“I would rather see them double-parked, parked on the property’s grass or whatever instead of alongside our roads and impacting South Painter Road or impacting our community garden,” Luker said in a follow-up interview. 

Overall, Luker — who has a background in development — isn’t a fan of the gated community concept. He feels that it creates an impression of a desire to be segregated from the community, and that it could cause safety issues should an ambulance or fire truck experience delays getting through the gate. Besinger, on the other hand, said that safety is the reason his company favors gated communities.

“My target market is you’re going after me as a parent that wants to keep their children safe,” Besinger told commissioners. “We gate all of our communities so there is security and we can monitor who is going into the complexes, who’s coming out of the complexes. We also put security units in our complexes.”

Commissioners also had some questions about stormwater — how the increased runoff might impact Cullowhee Creek and, in turn, the community garden on its banks. Plans call for construction of a retention pond, with the water straight-piped to the creek when it’s had a chance to settle. 

“The soil will be saturated, the Cullowhee Creek itself will be filled with water, so whatever on-site mitigation can be provided by the developer will help minimize those impacts,” said Adam Bigelow, director of the community garden. “It is an interesting subject to look at how it’s going to impact the water flow, and that’s been a lot of my concern as I look at that project.”

Though questions and concerns abound, there hasn’t been much outright opposition to the project. 

“I would love it to remain a beautiful, wide-open field blowing in the wind and all that, but the reality is that property has been purchased to be a development and somebody’s going to develop it,” Bigelow told commissioners during the public comment period May 1. “I look across there and see 400 potential garden volunteers … the garden was designed knowing there would be a sewer easement going through here at some point, but really think about the long-term plans for that park.”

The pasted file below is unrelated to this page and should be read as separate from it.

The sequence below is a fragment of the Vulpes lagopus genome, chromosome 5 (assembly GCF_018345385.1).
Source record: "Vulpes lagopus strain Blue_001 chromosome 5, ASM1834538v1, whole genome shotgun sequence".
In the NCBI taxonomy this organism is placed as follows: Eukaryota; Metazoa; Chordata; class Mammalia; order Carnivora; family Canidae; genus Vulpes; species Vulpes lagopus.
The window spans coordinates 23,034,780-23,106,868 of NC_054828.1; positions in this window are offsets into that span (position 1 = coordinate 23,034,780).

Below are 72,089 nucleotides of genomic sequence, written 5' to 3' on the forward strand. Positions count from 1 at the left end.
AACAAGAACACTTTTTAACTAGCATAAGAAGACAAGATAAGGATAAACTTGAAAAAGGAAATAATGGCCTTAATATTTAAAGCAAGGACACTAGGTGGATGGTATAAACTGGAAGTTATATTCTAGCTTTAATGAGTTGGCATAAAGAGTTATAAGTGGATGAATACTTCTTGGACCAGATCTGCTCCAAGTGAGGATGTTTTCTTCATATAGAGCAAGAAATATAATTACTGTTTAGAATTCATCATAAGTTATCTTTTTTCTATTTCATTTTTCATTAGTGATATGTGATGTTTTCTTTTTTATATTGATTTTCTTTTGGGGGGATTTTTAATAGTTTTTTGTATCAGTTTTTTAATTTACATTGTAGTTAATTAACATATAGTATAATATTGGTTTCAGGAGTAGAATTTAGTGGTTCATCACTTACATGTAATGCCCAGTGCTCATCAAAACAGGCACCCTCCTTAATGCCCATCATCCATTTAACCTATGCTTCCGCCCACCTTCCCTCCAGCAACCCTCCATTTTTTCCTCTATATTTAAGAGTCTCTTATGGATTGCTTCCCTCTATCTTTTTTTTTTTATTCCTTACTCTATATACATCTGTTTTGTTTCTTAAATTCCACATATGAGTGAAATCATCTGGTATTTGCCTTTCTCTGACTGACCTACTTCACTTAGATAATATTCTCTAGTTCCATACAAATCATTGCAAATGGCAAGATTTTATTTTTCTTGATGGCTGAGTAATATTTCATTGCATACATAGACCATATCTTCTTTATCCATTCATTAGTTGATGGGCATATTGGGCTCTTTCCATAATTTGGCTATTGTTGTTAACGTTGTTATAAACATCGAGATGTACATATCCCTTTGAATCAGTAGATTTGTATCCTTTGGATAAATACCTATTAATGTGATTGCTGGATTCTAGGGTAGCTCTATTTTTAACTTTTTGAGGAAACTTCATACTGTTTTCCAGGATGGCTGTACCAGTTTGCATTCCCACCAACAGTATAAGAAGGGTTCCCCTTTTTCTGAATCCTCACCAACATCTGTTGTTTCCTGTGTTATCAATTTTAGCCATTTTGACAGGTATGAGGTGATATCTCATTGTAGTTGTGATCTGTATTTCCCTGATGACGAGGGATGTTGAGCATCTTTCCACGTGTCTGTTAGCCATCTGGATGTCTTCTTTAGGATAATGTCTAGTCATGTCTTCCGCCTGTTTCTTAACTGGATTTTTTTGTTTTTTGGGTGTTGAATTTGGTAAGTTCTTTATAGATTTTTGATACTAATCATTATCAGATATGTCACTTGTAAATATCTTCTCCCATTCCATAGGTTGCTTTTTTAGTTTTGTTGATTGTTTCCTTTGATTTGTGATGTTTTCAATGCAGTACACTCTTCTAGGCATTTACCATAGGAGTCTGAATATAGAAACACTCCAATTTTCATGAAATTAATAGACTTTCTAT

Cullowhee resident Curt Collins, also speaking during public comment, told commissioners that “Ultimately, I don’t know if it (the development) is the best idea,” citing the continued traffic issues and recent pedestrian death in the area.


Needed approvals

Though several commissioners said they’re leaning toward approving the easement when it comes up for a vote May 15, none of them said so with absolute certainty and all said they had more research to do before forming a firm opinion. 

However, the question before commissioners May 15 won’t be whether or not the development is a good idea or how student transportation should be arranged or if the parking situation should be handled differently. They’ll simply be voting on whether to approve the sewer and stormwater easement across the community gardens and whether to sell the 0.19-acre property Mallory & Evans has requested. 

The development will still have to gain approval from the Jackson County Planning Board and the Cullowhee Community Planning Council before moving forward. During its meeting at 6 p.m. Thursday, May 11, the planning board will decide whether the development meets the requirements of the county’s subdivision ordinance. 

At a later date — likely Monday, June 12 — the Cullowhee Community Planning Council will decide whether to grant a conditional use permit for the project. Townhomes are an allowed use for the property, but the conditional use procedure is triggered anytime the proposed development includes more than 40 units. The Cullowhee planning ordinance requires that, for a permit to be granted, the board must find that the use won’t create a traffic hazard; won’t endanger public health or safety; is compatible with significant natural features; won’t injure the value of adjoining properties; fits the character of the Cullowhee community; and has proper access to facilities such as water, police protection and transportation. 

For his part, Besinger is hoping that the county comes back with a favorable reply, and quickly. He wants to have the development finished by the time students arrive for the fall 2018 semester. To meet that deadline, he’ll need to start grading no later than Aug. 1. 

“We’re cutting it close now, honestly,” he said May 1. 



Be heard

The Jackson County Planning Board will decide whether the proposed 388-bed student development on South Painter Road in Cullowhee meets the county’s subdivision ordinance during its meeting at 6 p.m. Thursday, May 11, in the Heritage Room of the Jackson County Department on Aging. No public hearing is scheduled, but meetings always begin with an opportunity for public comment. Speakers are limited to three minutes each.